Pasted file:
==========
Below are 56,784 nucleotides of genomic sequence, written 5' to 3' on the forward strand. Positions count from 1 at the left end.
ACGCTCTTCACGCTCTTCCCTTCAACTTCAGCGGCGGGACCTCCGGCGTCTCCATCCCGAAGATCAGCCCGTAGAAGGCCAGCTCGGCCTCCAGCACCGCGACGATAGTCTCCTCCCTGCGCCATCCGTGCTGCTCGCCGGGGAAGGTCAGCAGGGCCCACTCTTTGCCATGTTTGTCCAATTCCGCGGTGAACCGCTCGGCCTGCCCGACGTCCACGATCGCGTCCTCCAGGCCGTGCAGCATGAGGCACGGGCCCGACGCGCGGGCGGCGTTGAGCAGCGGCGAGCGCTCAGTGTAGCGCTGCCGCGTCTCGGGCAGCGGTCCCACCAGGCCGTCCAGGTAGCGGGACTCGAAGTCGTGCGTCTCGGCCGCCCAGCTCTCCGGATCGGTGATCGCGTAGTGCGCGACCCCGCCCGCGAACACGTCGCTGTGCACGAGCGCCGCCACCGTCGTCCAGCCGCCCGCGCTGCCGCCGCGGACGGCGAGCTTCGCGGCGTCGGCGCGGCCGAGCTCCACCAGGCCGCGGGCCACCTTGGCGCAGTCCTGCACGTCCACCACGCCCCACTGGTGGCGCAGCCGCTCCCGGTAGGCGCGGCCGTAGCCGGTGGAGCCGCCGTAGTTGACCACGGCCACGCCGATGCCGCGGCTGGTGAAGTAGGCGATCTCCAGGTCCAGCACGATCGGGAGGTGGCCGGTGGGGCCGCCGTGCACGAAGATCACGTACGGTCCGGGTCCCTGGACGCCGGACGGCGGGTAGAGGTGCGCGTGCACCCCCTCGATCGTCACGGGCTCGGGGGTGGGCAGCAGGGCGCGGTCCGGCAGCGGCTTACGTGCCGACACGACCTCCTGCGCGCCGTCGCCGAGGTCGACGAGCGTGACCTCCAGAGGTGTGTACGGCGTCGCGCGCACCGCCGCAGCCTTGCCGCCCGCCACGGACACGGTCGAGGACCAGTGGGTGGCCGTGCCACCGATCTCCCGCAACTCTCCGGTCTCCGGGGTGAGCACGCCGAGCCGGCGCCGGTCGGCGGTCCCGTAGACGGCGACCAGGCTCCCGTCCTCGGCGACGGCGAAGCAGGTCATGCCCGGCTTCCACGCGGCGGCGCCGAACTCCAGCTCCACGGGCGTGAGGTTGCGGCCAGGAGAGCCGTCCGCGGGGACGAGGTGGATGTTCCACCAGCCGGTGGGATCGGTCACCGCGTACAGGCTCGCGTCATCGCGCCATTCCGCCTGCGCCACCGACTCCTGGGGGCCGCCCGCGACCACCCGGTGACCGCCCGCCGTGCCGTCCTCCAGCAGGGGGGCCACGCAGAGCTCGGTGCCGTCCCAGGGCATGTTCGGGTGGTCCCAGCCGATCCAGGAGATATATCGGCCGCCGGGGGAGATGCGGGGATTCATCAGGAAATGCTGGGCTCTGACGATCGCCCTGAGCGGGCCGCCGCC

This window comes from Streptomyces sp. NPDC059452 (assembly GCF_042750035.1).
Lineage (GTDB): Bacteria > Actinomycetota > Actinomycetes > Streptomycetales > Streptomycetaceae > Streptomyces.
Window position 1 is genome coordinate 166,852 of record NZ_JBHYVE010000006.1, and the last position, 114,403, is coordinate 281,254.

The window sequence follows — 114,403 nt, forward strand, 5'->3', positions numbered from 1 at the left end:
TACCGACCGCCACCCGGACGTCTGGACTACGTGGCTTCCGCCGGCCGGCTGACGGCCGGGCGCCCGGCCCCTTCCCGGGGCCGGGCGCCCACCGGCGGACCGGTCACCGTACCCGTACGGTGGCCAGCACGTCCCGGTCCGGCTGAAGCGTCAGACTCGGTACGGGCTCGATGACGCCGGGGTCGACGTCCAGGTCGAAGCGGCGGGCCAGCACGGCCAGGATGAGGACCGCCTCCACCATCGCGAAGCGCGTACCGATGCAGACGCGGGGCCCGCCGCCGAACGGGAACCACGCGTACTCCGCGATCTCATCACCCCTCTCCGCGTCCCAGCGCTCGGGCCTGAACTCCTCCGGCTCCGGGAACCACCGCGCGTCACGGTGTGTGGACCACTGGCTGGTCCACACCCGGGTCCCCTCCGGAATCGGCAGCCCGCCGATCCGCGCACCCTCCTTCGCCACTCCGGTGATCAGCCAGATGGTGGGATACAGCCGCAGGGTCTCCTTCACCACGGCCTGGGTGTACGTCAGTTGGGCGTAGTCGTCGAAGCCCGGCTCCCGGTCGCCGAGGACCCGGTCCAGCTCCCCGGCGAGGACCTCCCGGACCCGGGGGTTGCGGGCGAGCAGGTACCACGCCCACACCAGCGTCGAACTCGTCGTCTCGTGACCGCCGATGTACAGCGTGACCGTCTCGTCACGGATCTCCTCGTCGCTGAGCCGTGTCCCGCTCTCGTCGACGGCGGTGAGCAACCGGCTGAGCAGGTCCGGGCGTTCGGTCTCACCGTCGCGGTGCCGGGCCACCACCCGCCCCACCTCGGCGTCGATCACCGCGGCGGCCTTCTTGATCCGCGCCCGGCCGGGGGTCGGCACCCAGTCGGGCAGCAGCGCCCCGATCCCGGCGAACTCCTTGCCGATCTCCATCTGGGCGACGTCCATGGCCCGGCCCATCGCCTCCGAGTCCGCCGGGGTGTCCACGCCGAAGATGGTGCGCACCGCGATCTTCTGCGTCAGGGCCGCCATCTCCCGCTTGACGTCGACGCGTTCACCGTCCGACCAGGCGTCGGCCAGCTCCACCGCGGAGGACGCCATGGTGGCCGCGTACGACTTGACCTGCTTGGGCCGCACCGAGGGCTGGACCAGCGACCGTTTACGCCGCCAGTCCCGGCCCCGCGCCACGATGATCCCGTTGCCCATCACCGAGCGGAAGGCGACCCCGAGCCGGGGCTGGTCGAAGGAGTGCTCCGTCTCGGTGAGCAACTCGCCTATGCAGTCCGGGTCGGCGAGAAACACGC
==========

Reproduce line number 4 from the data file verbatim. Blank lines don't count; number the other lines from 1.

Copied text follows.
Lineage (GTDB): Bacteria > Actinomycetota > Actinomycetes > Streptomycetales > Streptomycetaceae > Streptomyces.